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Lower Your College Tuition

Updated on March 13, 2011

Save up to 70% on college tuition

For many jobs and careers, a college degree is mandatory. College can also be a great place to make future contacts, leading to job opportunities. But for many of us, college is just way to expensive. Scholarships, student loans, and grants can help out a lot with those costs. However, you can do a lot to lower your costs also.

The biggest factor for cost of tuition when going to most colleges is whether or not you are a resident of the state. Also, tuition rates vary greatly from state to state. Here are some random examples. The cost of living in state can be as much as 70% lower. The numbers are in state tuition versus out of state tuition:

  • University of Hawaii (Hilo) $12,576 $4,056
  • University of Hawaii (Oahu) $14,352 $4,656
  • Portland State University $19,755 $5,321
  • Arizona State University $20,257 $7,793
  • New Mexico State University $13,872 $3,720

There are several things you need to do to get in state tuition rates. If possible, you want to do these things several years before permanently moving to the state. The most important is to have an in state drivers license. Make a trip to the state and live there for a couple of months. If you are still in high school, then do this during your summer break. Get a new drivers license, find a short term job, get local bank accounts, get a library card, and apply for some credit cards using your new address. You might even consider updating your cell phone so that you have a new area code. The important thing is to set up a paper trail to back up the fact you are living in your new state. When you return back to your original state, think of yourself as just a visitor. If there are any problems, just explain that you are going to college in the new state. Most people will instinctively understand. Later, when you return to your new state and apply to your new college, you will be able to apply as a resident.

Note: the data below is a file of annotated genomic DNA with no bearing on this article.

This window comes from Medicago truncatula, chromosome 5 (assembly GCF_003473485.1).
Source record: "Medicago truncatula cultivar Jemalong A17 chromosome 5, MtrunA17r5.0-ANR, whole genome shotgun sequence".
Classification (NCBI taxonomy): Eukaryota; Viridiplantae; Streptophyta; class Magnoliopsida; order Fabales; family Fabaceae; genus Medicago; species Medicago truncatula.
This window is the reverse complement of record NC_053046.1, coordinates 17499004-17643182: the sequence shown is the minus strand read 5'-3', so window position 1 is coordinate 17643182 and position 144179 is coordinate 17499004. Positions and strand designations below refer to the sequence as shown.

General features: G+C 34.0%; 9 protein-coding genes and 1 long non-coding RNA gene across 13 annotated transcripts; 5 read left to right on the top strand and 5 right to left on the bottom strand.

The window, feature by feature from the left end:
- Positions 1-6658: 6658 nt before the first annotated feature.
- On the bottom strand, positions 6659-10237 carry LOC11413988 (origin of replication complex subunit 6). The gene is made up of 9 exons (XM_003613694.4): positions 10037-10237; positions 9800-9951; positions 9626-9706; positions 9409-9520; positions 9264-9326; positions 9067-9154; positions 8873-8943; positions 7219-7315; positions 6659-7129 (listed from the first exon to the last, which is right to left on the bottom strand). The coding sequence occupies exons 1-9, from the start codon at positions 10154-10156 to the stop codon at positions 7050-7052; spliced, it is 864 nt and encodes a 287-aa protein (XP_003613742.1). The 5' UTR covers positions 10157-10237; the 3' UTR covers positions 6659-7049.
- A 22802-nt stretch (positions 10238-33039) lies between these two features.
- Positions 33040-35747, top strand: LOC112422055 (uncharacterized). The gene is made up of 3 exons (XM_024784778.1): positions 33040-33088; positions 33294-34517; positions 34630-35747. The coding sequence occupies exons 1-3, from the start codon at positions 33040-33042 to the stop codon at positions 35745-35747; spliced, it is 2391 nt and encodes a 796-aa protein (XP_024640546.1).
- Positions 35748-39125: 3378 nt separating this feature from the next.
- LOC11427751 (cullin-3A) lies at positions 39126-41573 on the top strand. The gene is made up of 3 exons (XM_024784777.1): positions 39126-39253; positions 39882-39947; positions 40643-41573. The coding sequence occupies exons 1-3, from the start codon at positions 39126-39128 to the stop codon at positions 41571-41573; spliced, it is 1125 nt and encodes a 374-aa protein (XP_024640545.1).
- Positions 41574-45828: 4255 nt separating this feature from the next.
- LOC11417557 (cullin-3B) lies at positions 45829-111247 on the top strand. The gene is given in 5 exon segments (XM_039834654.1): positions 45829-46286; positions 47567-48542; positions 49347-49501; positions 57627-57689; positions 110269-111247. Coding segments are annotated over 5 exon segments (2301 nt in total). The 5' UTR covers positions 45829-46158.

The only other way, which will require you to put your college plans on hold for a couple years, is to move to your new state, and quickly start your paper trail starting with a new drivers license. Unfortunately, you will have to wait a few years till you can apply to college as a resident. Just make sure you don't apply to soon and get branded as a non-resident. Once figuratively branded it can take up to ten years to get unbranded in your new state.

In summary, finding money for college is important, but you can also lower your costs too.


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